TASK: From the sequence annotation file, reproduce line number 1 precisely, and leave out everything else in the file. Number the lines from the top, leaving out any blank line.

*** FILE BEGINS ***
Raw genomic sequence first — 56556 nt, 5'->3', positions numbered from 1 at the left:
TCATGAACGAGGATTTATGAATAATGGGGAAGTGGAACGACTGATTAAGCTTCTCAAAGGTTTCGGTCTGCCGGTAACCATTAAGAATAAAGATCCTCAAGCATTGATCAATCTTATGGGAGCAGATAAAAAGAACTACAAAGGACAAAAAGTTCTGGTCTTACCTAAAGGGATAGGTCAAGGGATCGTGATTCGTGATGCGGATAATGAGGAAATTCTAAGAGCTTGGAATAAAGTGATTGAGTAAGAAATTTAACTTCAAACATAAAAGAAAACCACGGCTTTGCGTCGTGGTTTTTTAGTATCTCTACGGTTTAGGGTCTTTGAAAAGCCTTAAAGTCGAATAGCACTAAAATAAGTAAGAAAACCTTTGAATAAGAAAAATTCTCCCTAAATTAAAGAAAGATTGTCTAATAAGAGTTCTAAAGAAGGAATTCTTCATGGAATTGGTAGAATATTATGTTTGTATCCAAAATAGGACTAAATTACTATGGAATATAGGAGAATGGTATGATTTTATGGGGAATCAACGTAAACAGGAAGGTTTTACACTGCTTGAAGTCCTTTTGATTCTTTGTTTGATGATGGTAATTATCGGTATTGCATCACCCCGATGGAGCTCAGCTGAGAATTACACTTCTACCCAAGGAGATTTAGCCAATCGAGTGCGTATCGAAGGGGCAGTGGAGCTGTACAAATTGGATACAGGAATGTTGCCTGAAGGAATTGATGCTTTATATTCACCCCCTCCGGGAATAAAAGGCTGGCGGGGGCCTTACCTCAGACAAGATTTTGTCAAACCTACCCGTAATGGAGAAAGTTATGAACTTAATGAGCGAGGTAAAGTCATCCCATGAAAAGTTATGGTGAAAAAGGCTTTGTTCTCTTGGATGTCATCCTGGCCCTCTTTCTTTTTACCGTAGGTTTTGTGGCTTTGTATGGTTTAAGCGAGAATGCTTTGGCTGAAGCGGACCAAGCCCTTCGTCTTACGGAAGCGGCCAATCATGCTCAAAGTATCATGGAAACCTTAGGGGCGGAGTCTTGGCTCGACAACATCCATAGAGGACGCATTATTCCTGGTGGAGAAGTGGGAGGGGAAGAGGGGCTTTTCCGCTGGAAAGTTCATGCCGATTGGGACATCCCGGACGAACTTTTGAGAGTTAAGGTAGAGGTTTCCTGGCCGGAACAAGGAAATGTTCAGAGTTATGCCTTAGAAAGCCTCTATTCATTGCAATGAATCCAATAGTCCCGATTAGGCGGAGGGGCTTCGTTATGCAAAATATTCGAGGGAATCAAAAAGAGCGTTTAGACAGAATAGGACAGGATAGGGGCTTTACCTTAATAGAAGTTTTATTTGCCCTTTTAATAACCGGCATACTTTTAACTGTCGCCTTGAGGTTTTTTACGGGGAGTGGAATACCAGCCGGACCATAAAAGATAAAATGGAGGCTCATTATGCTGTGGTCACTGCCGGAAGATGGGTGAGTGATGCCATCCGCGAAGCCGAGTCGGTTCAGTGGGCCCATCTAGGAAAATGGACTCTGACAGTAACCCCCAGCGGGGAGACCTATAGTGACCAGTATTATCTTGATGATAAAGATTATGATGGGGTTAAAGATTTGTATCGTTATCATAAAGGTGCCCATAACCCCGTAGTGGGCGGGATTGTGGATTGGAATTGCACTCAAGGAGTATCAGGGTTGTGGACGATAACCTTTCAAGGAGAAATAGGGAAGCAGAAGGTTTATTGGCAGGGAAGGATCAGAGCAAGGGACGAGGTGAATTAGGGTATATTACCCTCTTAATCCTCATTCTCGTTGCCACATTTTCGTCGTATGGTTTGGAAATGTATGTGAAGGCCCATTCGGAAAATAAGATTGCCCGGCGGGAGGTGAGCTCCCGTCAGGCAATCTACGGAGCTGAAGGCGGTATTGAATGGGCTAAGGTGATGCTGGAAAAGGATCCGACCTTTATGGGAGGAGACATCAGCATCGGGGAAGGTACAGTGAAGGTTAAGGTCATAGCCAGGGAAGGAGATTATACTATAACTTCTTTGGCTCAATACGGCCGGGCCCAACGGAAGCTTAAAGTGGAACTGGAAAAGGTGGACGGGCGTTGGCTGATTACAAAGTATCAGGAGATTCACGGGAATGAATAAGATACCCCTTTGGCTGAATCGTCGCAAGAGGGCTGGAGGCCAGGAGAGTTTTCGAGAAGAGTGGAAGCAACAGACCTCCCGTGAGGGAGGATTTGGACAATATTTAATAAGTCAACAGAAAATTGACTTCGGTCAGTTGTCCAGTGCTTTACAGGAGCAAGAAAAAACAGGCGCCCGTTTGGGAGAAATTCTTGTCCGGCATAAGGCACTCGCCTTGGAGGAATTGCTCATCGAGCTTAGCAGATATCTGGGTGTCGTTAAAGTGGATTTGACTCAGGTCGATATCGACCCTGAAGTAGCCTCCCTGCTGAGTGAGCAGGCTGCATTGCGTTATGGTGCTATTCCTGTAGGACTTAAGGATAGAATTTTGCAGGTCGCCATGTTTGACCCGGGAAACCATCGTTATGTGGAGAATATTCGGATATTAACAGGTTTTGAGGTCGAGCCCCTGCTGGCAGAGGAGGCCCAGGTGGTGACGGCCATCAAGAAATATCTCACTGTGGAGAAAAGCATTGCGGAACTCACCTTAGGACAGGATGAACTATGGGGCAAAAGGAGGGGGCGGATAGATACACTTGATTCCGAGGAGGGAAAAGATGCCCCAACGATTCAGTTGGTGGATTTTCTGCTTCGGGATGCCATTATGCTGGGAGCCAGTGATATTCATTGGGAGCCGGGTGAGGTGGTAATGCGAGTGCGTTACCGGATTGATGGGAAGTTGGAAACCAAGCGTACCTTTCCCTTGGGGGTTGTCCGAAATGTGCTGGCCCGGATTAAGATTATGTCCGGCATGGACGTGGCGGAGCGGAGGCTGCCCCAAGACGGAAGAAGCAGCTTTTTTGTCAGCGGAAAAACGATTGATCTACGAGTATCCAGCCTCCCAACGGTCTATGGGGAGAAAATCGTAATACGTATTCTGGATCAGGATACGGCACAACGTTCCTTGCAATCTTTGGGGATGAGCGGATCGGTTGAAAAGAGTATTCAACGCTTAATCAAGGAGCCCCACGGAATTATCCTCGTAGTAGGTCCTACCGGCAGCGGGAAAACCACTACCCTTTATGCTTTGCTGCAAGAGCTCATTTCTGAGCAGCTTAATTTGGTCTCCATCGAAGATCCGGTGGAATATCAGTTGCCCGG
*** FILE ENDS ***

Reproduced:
Raw genomic sequence first — 56556 nt, 5'->3', positions numbered from 1 at the left: